• Dennis Schroder cost himself serious money but passing on a four-year, $84MM extension offer from the Lakers but he’s taking a lighthearted approach to that mistake, Brianna Williams of ESPN relays. In an Instagram post, the Celtics guard — who settled for a one-year, $5.9MM contract — said he “fumbled the bag” and invited fans to insert their best joke about his bad free agent gamble.
  • Details on Robert Williams‘ extension with the Celtics were reported late last month and now Keith Smith provides more specifics on the incentives in the four-year deal (Twitter link). Williams will make $446,429 if he plays 69 games; an additional $223,215 if the team reaches the conference semifinals along with meeting the games criteria; $223,214 more if the Celtics make the Eastern Conference finals; and $446,429 if he’s named to the league’s All-Defense First Team, or $223,215 if he’s named to the All-Defense Second Team. Those incentives will increase by 8% per year after the deal goes into effect in 2022/23.
  • Would the Sixers benefit from Tyrese Maxey‘s offensive skills in the starting lineup? Kyle Neubeck of Philly Voice takes a closer look at whether playing Maxey with the other starters would make Philadelphia a better postseason team in the long run.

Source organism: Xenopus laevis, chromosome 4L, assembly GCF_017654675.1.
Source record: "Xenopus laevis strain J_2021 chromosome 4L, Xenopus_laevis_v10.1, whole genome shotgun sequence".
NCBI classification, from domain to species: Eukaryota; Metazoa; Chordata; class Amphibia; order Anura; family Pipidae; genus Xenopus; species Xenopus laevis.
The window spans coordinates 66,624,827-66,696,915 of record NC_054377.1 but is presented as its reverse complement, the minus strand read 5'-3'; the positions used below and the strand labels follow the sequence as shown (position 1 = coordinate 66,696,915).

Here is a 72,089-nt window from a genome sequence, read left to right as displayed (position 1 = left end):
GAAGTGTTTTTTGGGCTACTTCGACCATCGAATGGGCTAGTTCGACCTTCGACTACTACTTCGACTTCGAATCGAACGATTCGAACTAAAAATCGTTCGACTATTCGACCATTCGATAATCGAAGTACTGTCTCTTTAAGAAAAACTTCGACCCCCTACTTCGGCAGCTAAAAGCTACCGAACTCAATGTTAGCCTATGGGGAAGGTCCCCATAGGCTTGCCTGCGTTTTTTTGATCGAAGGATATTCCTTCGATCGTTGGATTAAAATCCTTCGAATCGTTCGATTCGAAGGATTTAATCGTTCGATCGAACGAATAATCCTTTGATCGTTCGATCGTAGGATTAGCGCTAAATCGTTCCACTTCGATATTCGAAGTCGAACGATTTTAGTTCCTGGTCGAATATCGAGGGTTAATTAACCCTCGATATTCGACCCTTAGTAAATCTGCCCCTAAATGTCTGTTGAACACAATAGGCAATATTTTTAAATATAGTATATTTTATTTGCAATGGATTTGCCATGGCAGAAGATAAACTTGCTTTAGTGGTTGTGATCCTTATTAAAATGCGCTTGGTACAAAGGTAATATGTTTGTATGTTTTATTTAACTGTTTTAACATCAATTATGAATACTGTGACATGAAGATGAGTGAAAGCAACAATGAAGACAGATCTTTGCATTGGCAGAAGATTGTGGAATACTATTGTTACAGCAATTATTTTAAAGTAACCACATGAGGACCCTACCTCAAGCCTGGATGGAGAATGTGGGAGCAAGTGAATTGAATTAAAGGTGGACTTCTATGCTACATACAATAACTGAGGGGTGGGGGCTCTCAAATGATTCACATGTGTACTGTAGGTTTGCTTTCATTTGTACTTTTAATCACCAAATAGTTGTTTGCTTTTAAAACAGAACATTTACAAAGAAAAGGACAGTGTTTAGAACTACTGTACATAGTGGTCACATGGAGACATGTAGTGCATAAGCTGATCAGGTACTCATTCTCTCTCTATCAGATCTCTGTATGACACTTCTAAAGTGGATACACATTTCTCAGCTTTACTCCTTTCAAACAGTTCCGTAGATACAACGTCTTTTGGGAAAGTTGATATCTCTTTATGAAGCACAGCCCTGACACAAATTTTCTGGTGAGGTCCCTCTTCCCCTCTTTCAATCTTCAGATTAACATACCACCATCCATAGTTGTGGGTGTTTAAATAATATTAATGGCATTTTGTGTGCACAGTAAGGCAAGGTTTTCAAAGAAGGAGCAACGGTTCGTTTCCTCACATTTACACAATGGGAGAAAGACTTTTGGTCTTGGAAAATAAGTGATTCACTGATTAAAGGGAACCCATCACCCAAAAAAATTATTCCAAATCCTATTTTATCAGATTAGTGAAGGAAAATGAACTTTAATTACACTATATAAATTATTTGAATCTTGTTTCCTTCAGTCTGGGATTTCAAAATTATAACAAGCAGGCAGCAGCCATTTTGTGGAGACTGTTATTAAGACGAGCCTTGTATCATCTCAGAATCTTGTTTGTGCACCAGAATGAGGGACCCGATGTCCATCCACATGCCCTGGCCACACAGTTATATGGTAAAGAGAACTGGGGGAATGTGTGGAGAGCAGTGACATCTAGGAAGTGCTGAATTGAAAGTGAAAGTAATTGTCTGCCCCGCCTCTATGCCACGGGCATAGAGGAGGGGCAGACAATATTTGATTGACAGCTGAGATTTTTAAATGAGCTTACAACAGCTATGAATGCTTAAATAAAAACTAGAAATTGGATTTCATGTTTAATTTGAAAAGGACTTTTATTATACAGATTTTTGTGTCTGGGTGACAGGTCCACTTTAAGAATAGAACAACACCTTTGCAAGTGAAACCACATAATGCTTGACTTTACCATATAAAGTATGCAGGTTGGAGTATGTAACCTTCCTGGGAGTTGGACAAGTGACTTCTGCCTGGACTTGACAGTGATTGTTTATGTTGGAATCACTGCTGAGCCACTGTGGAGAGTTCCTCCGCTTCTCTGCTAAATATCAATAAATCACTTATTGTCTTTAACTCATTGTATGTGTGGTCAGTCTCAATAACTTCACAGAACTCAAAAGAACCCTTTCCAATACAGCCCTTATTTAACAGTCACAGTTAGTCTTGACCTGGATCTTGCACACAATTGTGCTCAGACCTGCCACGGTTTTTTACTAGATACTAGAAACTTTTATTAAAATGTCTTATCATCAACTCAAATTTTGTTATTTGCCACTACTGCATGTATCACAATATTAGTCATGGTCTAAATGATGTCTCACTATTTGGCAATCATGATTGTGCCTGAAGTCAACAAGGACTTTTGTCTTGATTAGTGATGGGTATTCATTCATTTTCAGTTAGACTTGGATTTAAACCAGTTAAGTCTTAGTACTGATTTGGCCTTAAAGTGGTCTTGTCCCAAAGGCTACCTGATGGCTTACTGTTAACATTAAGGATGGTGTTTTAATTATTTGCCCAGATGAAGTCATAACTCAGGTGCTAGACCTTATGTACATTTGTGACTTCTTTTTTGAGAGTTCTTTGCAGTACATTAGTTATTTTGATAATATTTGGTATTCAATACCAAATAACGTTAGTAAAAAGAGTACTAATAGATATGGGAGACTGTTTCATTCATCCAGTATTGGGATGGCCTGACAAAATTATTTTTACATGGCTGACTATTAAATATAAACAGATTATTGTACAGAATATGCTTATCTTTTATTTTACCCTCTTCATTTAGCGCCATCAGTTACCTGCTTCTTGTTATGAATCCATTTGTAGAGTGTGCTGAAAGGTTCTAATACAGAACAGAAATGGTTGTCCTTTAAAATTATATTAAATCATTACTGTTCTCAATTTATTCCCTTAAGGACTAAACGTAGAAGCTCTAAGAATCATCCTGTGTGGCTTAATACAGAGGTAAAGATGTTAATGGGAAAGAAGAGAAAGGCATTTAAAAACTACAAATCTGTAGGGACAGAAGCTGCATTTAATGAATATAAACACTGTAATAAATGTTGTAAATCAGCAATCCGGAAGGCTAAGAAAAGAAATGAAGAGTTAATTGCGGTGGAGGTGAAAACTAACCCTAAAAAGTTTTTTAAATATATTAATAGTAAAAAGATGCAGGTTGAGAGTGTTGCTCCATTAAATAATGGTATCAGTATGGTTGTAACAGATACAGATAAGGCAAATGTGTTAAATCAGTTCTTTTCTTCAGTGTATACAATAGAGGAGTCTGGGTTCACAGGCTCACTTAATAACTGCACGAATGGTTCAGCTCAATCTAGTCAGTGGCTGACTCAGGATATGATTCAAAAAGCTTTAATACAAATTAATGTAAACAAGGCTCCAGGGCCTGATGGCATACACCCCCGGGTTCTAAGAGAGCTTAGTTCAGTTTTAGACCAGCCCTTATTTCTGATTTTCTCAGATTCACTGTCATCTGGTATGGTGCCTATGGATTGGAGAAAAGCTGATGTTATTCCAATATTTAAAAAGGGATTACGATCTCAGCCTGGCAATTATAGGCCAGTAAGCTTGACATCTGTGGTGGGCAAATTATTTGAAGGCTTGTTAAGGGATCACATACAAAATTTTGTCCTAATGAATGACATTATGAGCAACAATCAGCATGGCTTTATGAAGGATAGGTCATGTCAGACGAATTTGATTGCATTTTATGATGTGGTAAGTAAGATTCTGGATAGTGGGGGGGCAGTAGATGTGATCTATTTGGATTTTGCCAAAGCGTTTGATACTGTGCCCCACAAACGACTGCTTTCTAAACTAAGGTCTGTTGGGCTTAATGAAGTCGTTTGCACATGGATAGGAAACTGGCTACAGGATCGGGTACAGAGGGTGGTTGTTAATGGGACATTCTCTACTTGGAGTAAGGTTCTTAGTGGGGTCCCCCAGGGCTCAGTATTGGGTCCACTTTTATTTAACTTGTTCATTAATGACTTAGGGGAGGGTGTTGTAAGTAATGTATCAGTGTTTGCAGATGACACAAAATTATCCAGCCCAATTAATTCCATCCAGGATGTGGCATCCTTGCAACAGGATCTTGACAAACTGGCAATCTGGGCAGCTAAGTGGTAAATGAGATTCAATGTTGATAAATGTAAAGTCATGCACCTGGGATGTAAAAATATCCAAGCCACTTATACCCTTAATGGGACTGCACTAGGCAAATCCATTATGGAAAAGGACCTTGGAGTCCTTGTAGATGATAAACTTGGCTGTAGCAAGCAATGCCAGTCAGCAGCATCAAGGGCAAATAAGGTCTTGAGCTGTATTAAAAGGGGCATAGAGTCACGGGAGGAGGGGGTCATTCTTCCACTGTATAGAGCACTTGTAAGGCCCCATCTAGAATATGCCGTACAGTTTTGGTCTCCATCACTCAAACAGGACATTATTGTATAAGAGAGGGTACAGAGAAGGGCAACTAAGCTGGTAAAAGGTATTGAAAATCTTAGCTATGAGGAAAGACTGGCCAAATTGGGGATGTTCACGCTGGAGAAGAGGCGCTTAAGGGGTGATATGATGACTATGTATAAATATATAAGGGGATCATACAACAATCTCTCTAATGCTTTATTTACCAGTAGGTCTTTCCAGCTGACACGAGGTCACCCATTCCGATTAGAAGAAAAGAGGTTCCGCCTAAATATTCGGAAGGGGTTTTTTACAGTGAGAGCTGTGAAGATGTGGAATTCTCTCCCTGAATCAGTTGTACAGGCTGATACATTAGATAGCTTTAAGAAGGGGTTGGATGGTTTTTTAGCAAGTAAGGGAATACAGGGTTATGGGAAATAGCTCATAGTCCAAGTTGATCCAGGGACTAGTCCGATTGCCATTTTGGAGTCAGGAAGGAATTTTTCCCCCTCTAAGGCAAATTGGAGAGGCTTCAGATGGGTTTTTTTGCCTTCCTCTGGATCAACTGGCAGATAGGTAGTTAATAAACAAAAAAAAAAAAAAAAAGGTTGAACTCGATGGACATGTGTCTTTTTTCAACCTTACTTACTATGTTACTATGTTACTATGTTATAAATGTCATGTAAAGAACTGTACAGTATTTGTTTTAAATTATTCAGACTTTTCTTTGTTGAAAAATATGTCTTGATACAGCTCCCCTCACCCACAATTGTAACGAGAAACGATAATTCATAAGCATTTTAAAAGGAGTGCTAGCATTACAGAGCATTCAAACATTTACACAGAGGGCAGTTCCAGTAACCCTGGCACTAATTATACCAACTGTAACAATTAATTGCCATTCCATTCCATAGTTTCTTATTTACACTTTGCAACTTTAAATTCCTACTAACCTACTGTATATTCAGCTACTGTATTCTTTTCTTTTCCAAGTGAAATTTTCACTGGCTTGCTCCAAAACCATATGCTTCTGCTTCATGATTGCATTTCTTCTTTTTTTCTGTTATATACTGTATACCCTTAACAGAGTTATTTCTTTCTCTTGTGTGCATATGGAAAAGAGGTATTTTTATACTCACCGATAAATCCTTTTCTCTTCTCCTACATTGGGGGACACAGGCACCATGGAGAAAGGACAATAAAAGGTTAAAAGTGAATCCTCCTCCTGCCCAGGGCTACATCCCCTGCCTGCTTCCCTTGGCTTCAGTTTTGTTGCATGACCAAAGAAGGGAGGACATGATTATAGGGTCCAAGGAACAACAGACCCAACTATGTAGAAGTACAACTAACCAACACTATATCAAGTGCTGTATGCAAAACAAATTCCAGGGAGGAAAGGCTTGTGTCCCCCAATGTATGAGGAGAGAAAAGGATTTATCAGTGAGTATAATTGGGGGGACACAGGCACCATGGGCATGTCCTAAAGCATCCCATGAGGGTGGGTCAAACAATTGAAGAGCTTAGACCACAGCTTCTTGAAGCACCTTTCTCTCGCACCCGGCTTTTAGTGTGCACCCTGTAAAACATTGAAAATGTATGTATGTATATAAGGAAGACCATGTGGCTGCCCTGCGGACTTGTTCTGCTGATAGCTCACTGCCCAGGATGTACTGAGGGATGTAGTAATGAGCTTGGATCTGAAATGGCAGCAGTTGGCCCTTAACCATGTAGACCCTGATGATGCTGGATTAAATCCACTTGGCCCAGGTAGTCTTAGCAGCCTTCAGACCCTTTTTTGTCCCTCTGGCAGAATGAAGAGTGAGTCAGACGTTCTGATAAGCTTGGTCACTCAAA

Contract Details: Forbes, Richardson, R. Williams, Randle

As expected, the Spurs used their room exception to finalize the signing of shooting guard Bryn Forbes, according to Keith Smith of Spotrac (Twitter link). Forbes’ deal with San Antonio, which is worth $4.5MM, only covers one year, so he’ll be an unrestricted free agent in 2022.

Although Forbes’ contract technically doesn’t use up the Spurs’ entire room exception, the amount left ($410K) isn’t big enough to be used on a second player. It’s possible it could come in handy very late in the season, when the prorated portion of the room exception exceeds the prorated minimum salary, but I’d expect it to just go unused.

Our full breakdown of how teams are using their mid-level/room exceptions this season can be found right here.

Here are a few more contract details from around the NBA: